The end of a marriage signals the end of pooling finances together to pay household bills. In some instances, one party will have to pay the other spousal support. While this might not seem like something that should happen, spousal support actually provides a valuable safety net for some individuals.
In some marriages, one spouse stays home to care for the children or the home. This person doesn't have the recent job history that enables him or her to find a job that can provide him or her with the quality of life that he or she is accustomed to. This poses a challenge, but the court can order alimony to help this person to pay necessary bills until he or she is able to get on his or her feet.
There are different types of alimony that the court might order. In some cases, the payments are short-term and meant to bridge a gap between the split and the time it will take the person to find employment. In other cases, the payments will continue unless the recipient gets married again or has a significant other live with them.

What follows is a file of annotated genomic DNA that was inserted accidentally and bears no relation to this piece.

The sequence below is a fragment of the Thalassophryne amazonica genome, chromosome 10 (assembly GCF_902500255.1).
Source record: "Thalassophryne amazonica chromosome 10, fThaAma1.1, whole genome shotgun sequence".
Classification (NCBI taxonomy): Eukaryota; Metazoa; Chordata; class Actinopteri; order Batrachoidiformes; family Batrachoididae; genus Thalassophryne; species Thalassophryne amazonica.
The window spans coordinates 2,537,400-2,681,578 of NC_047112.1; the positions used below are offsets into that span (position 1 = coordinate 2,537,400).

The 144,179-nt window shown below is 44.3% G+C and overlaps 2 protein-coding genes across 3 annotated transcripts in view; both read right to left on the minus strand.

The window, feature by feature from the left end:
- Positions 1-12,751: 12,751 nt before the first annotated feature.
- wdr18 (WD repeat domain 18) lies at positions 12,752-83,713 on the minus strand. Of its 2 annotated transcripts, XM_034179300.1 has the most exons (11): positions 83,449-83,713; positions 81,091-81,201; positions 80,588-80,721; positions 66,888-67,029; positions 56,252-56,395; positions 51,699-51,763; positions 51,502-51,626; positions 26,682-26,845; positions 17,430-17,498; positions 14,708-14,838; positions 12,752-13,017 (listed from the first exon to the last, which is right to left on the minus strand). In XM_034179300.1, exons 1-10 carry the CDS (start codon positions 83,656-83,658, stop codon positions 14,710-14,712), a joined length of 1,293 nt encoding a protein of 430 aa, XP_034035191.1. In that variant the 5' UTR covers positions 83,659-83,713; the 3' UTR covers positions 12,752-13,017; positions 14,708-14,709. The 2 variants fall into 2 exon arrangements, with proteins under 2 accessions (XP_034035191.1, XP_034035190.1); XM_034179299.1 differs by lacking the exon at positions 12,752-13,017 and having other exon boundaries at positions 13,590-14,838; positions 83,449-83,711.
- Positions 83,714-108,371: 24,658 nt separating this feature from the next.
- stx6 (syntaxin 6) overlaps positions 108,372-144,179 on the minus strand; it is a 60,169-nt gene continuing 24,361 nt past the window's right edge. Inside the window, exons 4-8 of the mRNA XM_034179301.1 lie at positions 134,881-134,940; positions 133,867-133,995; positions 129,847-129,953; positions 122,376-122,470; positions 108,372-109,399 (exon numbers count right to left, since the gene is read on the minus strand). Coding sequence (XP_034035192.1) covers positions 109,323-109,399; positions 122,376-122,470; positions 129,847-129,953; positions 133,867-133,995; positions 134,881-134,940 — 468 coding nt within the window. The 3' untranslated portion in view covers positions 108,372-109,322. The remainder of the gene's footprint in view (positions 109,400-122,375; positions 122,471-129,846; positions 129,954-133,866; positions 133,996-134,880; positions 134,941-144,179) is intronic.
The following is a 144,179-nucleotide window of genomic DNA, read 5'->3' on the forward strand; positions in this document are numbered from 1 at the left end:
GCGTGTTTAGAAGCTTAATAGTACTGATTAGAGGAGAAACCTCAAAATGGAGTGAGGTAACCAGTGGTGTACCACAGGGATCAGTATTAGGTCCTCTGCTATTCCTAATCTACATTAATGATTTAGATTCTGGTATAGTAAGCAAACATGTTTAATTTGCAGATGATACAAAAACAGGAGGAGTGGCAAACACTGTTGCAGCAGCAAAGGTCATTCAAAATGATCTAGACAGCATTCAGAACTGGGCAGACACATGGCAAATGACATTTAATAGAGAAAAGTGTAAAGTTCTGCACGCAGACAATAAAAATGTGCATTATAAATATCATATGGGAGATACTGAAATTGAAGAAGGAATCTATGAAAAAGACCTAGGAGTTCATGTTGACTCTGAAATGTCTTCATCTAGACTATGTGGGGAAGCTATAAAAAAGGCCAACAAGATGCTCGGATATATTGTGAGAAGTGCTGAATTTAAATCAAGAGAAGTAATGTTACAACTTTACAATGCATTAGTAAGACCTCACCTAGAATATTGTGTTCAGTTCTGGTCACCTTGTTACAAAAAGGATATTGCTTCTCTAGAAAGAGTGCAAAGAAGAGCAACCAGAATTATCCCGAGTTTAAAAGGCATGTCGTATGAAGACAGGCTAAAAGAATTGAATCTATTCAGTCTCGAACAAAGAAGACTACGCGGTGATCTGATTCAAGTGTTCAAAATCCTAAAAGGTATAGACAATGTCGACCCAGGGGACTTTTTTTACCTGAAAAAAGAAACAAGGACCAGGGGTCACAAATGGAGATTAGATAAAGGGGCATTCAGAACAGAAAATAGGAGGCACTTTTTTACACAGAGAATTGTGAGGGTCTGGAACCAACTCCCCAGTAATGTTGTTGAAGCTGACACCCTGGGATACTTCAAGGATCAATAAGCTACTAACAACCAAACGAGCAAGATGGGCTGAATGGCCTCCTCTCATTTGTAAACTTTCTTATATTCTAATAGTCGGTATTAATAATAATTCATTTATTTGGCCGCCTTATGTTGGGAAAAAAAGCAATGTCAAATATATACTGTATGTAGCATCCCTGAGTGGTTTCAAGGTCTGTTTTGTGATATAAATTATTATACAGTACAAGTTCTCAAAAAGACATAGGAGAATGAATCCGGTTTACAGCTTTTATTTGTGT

The duration of the marriage plays a part in how long these payments will continue. Typically, longer marriages are associated with longer alimony payment schedules. The exception to this might be if the paying party seeks to make a lump sum payment to the recipient so they don't have to worry about more payments. In this case, the single payment must be equal to what normal alimony payments would have totaled.
Alimony payments aren't something that is required in all cases. You should find out how they might apply to your case so you can plan accordingly.
Source: FindLaw, "Spousal Support (Alimony) Basics," accessed May 18, 2018